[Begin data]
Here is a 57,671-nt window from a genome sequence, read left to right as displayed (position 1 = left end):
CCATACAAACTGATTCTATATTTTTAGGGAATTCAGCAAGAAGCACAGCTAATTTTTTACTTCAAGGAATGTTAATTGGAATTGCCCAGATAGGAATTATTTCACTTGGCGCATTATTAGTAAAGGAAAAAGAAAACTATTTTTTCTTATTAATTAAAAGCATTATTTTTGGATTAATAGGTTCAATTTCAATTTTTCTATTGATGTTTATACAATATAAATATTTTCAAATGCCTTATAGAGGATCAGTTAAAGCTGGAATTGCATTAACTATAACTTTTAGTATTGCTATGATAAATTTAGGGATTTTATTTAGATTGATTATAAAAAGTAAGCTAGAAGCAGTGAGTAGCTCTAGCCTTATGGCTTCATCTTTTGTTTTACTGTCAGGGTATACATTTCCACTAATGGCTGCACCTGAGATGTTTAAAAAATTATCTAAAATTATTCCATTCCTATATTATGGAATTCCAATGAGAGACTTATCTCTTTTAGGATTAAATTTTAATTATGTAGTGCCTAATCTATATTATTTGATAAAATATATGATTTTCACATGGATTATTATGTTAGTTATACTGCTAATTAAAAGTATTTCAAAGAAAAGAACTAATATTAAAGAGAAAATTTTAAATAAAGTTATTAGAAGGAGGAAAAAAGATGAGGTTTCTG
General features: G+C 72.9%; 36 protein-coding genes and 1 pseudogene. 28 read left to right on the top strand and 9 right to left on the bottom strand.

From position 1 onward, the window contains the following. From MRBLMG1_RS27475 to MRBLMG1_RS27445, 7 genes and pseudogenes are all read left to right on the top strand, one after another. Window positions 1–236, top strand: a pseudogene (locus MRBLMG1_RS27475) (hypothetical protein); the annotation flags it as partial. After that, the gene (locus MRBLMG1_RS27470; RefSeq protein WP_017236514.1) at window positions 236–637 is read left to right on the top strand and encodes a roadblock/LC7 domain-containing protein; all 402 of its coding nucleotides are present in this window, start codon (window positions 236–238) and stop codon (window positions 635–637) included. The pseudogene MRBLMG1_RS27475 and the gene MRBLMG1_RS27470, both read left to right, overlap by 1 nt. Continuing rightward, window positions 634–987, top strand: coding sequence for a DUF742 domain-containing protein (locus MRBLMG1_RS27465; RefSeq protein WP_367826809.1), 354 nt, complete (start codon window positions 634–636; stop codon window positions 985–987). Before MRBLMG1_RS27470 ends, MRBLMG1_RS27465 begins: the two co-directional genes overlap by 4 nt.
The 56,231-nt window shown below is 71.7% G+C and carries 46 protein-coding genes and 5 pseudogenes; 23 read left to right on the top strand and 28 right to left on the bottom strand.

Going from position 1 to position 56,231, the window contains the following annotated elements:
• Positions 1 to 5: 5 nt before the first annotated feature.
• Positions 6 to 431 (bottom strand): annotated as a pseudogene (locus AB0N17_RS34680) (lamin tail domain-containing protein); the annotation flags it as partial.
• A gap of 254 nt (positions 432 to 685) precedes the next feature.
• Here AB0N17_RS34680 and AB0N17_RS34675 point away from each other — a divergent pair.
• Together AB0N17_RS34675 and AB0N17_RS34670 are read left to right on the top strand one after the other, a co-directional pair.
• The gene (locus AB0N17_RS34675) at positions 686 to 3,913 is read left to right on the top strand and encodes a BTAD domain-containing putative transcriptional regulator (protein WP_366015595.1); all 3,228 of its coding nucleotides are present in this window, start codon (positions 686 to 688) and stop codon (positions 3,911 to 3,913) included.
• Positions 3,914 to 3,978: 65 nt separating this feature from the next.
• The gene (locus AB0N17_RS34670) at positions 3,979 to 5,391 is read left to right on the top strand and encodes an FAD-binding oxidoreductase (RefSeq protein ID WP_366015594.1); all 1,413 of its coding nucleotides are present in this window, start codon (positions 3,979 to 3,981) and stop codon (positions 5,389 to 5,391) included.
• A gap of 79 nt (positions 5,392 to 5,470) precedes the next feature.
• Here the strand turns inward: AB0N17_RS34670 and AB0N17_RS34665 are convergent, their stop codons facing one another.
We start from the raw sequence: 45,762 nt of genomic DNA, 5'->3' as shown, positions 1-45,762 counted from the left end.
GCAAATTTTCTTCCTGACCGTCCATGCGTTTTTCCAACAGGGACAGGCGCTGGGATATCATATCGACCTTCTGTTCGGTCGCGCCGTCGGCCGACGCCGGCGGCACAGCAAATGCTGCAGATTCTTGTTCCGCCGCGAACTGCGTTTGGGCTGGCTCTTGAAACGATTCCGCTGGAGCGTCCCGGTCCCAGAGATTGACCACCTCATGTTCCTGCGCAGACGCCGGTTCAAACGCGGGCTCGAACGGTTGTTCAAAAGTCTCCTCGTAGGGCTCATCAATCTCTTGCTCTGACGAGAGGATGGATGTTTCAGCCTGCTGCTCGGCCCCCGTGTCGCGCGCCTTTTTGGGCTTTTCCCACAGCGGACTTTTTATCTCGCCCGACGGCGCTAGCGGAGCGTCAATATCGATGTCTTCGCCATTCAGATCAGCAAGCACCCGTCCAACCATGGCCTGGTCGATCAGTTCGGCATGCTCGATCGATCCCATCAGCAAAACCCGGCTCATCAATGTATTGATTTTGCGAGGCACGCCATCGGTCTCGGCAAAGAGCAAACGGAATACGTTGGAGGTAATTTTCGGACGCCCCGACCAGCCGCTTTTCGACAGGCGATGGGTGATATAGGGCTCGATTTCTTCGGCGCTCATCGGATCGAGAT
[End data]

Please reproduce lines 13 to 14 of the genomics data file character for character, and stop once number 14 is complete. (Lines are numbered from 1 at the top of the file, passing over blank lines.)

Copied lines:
• Positions 3,914 to 3,978: 65 nt separating this feature from the next.
• The gene (locus AB0N17_RS34670) at positions 3,979 to 5,391 is read left to right on the top strand and encodes an FAD-binding oxidoreductase (RefSeq protein ID WP_366015594.1); all 1,413 of its coding nucleotides are present in this window, start codon (positions 3,979 to 3,981) and stop codon (positions 5,389 to 5,391) included.